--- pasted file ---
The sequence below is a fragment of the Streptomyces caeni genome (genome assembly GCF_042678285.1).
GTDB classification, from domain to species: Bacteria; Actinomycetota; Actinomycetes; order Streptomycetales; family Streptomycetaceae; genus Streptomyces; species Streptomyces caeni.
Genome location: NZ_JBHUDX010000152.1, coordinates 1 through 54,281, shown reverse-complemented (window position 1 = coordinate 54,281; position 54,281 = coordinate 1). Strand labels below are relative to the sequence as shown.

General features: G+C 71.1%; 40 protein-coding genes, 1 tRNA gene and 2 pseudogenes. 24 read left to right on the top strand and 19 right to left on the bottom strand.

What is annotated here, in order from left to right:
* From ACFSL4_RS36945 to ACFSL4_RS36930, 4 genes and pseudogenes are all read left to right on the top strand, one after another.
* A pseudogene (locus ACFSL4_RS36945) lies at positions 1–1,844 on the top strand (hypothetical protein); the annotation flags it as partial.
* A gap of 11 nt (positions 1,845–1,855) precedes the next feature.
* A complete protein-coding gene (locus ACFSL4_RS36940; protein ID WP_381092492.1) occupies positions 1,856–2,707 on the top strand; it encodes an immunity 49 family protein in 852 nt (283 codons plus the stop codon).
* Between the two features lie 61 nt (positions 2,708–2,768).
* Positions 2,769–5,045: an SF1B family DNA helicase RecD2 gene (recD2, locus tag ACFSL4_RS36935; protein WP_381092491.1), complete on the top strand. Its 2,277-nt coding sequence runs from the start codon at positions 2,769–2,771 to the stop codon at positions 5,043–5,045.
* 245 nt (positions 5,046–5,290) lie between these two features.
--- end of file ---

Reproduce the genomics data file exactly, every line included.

The sequence below is a fragment of the Streptomyces caeni genome (genome assembly GCF_042678285.1).
GTDB classification, from domain to species: Bacteria; Actinomycetota; Actinomycetes; order Streptomycetales; family Streptomycetaceae; genus Streptomyces; species Streptomyces caeni.
Genome location: NZ_JBHUDX010000152.1, coordinates 1 through 54,281, shown reverse-complemented (window position 1 = coordinate 54,281; position 54,281 = coordinate 1). Strand labels below are relative to the sequence as shown.

General features: G+C 71.1%; 40 protein-coding genes, 1 tRNA gene and 2 pseudogenes. 24 read left to right on the top strand and 19 right to left on the bottom strand.

What is annotated here, in order from left to right:
* From ACFSL4_RS36945 to ACFSL4_RS36930, 4 genes and pseudogenes are all read left to right on the top strand, one after another.
* A pseudogene (locus ACFSL4_RS36945) lies at positions 1–1,844 on the top strand (hypothetical protein); the annotation flags it as partial.
* A gap of 11 nt (positions 1,845–1,855) precedes the next feature.
* A complete protein-coding gene (locus ACFSL4_RS36940; protein ID WP_381092492.1) occupies positions 1,856–2,707 on the top strand; it encodes an immunity 49 family protein in 852 nt (283 codons plus the stop codon).
* Between the two features lie 61 nt (positions 2,708–2,768).
* Positions 2,769–5,045: an SF1B family DNA helicase RecD2 gene (recD2, locus tag ACFSL4_RS36935; protein WP_381092491.1), complete on the top strand. Its 2,277-nt coding sequence runs from the start codon at positions 2,769–2,771 to the stop codon at positions 5,043–5,045.
* 245 nt (positions 5,046–5,290) lie between these two features.